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Editor's note: You can listen to Tracy Fessenden's Billie Holiday Spotify playlist while reading this article.
The distinctive, melancholy voice; the floral accented hair; the lore of a life marked by lows, highs and lows again; the name Billie Holiday quickly conjures the personification of a jazz singer.
But what about religion? What were the spiritual drivers behind the singer’s songs, struggles and successes? It’s not a theme readily connected to Billie Holiday, but Tracy Fessenden believes religion shaped the woman her fans and friends called “Lady Day.”
Fessenden, the Steve and Margaret Forster Professor in the School of Historical, Philosophical and Religious Studies at Arizona State University, explores the impactful but understated connection between religion and Holiday in her new book, "Religion Around Billie Holiday." She recently shared the discoveries of her research and writing with ASU Now — just in time for Jazz Appreciation Month.
Question: What inspired you to write a book about Billie Holiday and religion?
Answer: Six or seven years ago, my friend Peter Kaufman, a historian of European Christianity, invited me to write a book for a new series — “Religion Around” — which starts from the premise that we learn something valuable about an iconic figure by studying the religion around that person. I chose to write about Billie Holiday because her music has always haunted me, and I wanted to know how religion might have shaped her life and her sound. I also knew that I could listen to Billie Holiday night and day for the years I would spend writing this book, and never grow tired of her.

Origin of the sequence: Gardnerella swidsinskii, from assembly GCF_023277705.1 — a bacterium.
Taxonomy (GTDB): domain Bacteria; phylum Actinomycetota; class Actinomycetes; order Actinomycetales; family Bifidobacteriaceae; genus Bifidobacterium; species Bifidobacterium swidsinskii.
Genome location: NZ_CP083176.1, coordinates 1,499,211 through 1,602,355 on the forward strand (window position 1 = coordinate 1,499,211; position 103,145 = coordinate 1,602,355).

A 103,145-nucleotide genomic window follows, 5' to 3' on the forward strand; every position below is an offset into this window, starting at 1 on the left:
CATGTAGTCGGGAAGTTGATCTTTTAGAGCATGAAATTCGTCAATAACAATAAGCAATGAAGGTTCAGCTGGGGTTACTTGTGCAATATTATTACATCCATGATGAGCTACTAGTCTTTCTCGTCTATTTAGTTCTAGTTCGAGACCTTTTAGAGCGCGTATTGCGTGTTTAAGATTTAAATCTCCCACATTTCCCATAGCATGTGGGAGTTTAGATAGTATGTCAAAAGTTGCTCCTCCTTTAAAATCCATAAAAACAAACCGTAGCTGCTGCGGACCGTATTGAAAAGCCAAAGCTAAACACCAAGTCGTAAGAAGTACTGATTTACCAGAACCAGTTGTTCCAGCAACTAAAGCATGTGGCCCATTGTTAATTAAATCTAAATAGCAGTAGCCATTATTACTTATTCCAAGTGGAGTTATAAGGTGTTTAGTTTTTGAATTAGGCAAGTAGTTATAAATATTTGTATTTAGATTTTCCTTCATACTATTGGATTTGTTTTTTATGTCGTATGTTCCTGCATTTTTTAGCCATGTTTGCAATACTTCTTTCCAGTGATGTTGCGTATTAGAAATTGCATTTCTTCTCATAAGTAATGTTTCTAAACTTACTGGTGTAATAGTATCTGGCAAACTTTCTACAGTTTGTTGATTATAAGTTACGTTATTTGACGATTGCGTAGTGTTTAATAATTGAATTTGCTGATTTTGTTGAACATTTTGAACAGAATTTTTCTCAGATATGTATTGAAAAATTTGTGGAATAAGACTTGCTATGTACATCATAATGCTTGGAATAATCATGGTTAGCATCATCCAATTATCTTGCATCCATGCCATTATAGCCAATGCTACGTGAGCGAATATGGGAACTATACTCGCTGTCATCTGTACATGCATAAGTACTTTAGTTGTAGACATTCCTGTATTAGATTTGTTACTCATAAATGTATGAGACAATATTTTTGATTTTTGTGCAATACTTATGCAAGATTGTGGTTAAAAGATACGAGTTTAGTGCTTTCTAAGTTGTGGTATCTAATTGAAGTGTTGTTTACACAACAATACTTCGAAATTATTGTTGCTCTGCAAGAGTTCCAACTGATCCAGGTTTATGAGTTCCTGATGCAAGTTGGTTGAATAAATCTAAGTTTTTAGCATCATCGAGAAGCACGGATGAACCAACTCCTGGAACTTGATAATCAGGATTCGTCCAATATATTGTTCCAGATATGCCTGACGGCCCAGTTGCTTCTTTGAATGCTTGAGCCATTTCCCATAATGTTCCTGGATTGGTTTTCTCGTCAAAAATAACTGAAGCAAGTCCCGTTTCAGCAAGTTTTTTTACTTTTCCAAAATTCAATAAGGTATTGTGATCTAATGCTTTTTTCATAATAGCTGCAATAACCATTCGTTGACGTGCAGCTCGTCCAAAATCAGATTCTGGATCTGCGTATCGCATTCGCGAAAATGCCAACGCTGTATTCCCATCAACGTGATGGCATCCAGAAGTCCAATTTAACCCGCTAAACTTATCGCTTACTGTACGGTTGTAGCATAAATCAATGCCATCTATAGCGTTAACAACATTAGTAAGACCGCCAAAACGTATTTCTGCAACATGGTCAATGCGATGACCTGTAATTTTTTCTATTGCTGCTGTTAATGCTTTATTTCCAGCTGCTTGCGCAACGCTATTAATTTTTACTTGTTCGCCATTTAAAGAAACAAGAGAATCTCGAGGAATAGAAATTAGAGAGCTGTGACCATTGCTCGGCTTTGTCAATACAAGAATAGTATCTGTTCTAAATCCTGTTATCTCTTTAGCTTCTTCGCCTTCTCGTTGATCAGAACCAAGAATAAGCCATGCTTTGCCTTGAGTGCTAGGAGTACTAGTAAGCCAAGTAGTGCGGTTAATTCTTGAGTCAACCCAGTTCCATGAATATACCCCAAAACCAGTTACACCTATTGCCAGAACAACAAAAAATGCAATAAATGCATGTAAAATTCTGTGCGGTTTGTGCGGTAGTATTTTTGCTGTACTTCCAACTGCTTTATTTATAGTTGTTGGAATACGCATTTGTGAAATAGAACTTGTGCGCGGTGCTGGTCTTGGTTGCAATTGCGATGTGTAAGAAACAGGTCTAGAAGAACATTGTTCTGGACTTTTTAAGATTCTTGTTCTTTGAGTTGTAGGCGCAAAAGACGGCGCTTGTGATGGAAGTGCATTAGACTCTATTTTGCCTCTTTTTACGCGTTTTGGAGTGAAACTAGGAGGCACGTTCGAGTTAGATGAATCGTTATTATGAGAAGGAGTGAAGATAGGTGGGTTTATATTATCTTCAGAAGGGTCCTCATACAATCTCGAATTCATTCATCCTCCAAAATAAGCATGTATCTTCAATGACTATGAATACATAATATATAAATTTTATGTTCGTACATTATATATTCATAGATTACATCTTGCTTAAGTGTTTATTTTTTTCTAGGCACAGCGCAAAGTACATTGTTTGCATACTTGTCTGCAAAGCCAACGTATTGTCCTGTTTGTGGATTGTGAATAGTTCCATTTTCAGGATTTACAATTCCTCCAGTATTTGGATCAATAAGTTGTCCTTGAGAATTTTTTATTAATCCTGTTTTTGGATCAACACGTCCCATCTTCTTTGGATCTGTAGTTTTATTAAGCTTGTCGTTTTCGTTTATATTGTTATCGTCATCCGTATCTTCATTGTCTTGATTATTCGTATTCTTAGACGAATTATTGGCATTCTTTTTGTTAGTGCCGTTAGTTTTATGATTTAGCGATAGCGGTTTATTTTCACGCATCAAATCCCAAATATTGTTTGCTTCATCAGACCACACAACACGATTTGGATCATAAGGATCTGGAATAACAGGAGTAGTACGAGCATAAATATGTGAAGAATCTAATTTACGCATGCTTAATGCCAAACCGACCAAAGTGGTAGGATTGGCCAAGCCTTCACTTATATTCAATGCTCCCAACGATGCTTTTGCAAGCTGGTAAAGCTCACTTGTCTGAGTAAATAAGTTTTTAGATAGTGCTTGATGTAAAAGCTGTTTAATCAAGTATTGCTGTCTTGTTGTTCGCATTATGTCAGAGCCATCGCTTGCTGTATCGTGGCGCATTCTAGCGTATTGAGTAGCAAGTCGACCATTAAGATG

When students ask me why they should study religion, even if they are not religious themselves, I often tell them that religion is all around them, so studying religion is as important as studying any other aspect of their environment. Writing for the “Religion Around” series gave me a chance to put that answer to the test.
Q:What are some of the more surprising things you learned about the singer while researching and writing this book?
A: Between the ages of 10 and 12, Billie Holiday, then known as Eleanora Fagan or Elenore Gough, spent a total of about eleven months in a Catholic convent, the Baltimore House of the Good Shepherd for Colored Girls. Biographers have said very little about this period in Holiday’s life, and when they do mention it, the convent usually figures as one of the many hardships she endured. It was a place where girls whose parents couldn’t or wouldn’t look after them were placed by the courts, and where girls and young women who’d been caught up in sex trafficking were held in protective custody. But the House of the Good Shepherd is also where Holiday received her only formal vocal instruction. At daily Mass at the House of the Good Shepherd she sang liturgical chants in the minimalist melodic register she retained and perfected as a jazz singer.
While at the House of the Good Shepherd Holiday was also exposed to the stories of ancient and medieval women saints in the Catholic tradition who had made rich, complicated, venerated lives from their own, very punishing personal histories. She was schooled in their lives and taught to emulate them to develop a distinctive persona.
Q: How did religion shape and influence Billie Holiday’s music — the blues — which was often called “the devil’s music?”
A: Holiday could sing blues like no one else sang blues, but she wasn’t primarily a blues singer. In fact, she often resented that label, as though being black had landed her in that category by default. Blues or rhythm-and-blues, R&B, functioned as a catch-all category for black popular musicians until fairly recently, just as “race records” or “race music” was the catch-all designation for black musicians before that.